Zack Wheeler will make his 2018 debut for the New York Mets on Wednesday. What should we expect from him this season?
When the New York Mets demoted Zack Wheeler prior to Opening Day, they took away a chance at seeing him pitch alongside the rest of their starting pitching superheroes. It didn’t take long before they gave us that chance again.
Wheeler is scheduled to make his 2018 debut on Wednesday when he pitches against the Miami Marlins.
Giving Wheeler a chance to pitch against the Marlins to begin his season is a great way to let him get his feet wet. They don’t have the mashers and bashers they did in previous years. It’s a perfect way to prepare him for the make or break season.
Expectations for Wheeler in 2018
Expectations are no longer what they once were for Wheeler. After not pitching in the big leagues in 2015 or 2016, he returned in 2017 with less than promising results.
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Through 17 starts for the Mets, Wheeler went 3-7 with a 5.21 ERA. He did strikeout 8.4 batters per nine, but lost some of the magic with the high walk rate of 4.2 per nine. Control has always been an issue for Wheeler. Last year, mixed with career-high in home runs allowed, it cost him dearly.
It’s hard to believe the once-promising righty fell so hard from what should have been a productive MLB career. At nearly 28-years-old, fully turning things around is a challenge.
We should expect Wheeler to fight for his starting rotation spot in each start he makes for the Mets. He’s on the bubble right now. Once Jason Vargas is off the disabled list and ready to return, he’ll be the first one they look at to return to Las Vegas.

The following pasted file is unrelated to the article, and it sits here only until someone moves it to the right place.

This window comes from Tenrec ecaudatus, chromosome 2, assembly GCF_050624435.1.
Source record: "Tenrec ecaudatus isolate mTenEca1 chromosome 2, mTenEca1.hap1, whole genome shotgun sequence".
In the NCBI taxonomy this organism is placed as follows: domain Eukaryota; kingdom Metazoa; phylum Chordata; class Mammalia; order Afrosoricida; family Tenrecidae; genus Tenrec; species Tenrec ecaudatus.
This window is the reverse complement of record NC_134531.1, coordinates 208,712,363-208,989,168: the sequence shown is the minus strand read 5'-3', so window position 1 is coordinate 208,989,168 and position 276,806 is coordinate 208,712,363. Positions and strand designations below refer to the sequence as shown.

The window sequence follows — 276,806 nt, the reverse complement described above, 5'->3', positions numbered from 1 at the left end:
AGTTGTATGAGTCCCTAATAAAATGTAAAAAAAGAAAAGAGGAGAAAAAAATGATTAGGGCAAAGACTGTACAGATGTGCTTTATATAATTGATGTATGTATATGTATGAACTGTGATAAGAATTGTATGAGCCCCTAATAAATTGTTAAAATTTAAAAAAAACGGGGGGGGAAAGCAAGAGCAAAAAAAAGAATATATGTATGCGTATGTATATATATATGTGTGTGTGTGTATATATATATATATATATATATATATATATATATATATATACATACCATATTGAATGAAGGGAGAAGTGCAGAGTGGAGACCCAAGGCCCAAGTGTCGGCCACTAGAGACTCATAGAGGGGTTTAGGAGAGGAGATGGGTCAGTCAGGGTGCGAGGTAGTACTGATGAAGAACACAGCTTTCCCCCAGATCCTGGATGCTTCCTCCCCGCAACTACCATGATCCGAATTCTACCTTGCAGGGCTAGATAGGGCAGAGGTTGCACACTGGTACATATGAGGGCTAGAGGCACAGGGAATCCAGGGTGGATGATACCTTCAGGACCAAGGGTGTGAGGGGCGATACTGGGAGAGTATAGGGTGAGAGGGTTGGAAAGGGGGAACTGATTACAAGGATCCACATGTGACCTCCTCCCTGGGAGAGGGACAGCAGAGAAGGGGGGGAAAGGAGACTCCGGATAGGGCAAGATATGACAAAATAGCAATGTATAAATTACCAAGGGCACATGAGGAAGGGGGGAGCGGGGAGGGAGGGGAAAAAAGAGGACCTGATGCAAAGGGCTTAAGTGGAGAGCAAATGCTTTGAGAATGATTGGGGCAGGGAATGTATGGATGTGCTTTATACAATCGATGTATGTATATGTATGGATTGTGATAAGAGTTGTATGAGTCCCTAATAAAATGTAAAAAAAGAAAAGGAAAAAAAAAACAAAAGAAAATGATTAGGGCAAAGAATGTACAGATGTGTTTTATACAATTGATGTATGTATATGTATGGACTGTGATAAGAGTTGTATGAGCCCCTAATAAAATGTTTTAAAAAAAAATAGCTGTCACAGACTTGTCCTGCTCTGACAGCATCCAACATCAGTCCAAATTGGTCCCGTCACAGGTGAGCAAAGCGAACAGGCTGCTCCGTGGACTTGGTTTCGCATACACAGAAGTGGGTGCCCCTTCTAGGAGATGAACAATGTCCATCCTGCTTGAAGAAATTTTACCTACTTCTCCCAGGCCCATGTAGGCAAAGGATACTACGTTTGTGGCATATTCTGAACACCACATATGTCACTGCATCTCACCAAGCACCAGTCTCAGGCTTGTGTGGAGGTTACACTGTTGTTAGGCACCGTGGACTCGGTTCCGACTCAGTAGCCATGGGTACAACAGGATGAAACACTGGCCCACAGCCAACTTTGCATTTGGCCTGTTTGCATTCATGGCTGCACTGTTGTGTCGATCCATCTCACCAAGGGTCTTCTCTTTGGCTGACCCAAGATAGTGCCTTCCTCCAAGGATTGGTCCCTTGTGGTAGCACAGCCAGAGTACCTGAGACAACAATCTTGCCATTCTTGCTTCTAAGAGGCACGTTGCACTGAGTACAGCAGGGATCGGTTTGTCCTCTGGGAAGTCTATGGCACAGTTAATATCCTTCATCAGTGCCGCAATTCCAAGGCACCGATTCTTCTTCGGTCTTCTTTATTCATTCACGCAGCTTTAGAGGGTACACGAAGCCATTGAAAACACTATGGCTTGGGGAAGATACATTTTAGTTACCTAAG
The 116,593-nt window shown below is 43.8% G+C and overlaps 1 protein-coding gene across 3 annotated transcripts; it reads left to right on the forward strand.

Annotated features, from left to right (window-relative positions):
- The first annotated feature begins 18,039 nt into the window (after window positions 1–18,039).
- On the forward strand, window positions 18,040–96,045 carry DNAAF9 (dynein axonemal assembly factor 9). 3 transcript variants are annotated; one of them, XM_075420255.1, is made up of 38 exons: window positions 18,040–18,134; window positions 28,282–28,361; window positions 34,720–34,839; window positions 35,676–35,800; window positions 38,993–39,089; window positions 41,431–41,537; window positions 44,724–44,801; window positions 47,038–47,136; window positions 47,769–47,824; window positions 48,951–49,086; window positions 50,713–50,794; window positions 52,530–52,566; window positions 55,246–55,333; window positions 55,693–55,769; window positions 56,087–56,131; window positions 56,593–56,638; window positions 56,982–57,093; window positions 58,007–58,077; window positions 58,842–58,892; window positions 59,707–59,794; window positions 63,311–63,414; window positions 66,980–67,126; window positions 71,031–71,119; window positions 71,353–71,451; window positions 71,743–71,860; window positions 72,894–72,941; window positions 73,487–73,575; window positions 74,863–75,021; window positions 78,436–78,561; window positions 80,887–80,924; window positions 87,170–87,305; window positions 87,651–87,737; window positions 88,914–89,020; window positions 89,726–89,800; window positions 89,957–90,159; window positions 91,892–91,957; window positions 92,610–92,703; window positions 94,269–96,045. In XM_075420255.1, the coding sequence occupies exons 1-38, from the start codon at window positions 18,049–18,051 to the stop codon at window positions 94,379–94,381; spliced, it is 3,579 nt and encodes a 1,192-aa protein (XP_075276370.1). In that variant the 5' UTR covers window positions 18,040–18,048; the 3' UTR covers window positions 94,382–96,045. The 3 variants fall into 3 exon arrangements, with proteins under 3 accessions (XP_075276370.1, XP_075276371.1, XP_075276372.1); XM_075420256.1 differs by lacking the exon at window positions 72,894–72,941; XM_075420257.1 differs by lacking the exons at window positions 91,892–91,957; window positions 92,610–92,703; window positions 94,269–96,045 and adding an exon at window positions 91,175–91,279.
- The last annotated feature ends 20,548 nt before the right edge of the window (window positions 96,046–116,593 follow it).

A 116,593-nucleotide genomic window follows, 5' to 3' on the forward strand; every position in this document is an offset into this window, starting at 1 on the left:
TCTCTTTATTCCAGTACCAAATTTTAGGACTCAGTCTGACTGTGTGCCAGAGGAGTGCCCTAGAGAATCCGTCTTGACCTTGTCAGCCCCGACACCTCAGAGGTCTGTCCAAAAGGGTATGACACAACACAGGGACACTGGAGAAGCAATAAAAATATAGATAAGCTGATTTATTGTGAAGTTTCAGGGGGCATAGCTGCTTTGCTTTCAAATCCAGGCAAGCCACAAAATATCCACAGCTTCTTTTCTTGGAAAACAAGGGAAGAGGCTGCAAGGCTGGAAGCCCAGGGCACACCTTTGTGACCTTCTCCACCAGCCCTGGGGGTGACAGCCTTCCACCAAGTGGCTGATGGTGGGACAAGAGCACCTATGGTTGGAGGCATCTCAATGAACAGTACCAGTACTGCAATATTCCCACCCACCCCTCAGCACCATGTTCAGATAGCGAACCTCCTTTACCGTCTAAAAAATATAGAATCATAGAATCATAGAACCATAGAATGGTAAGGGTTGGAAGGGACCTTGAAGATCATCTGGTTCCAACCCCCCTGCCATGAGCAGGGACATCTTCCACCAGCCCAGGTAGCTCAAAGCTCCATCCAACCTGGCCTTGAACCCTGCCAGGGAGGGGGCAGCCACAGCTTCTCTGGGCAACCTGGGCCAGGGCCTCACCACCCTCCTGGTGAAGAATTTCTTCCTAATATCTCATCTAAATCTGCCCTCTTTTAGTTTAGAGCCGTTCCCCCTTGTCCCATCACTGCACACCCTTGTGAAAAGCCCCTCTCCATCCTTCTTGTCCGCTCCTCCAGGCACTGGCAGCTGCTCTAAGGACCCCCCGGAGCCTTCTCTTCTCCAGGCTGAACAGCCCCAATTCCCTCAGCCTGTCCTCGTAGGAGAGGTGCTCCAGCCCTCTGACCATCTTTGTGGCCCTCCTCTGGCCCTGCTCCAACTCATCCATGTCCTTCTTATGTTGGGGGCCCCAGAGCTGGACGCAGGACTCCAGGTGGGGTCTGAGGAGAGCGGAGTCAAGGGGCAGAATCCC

What Wheeler needs to do is get outs and show the Mets he can strike batters out. In doing so, he can at least keep a spot in the team’s bullpen.
However, Wheeler’s outspoken lack of interest in becoming a relief pitcher may hold him back. If it’s starter or bust for him, he has to outpitch Steven Matz until Vargas returns.
Wheeler’s time is running thin
Aside from his unwillingness to shift to the bullpen, also working against Wheeler is his expiring contract. He’s a free agent after the 2019 season and not someone who has earned his stay. Letting someone like Matz work through some growing pains makes more sense than giving Wheeler the ball during a slump.
Wheeler’s stay in the Mets’ rotation looks like a temporary stay. Lowered expectations steal away from some of the excitement of his return.
The key for Wheeler to succeed is to make the most of his pitches. Mickey Callaway shouldn’t let him stay out there for too long. Ultimately, the Mets need to start preparing him for a relief role whether he likes it or not.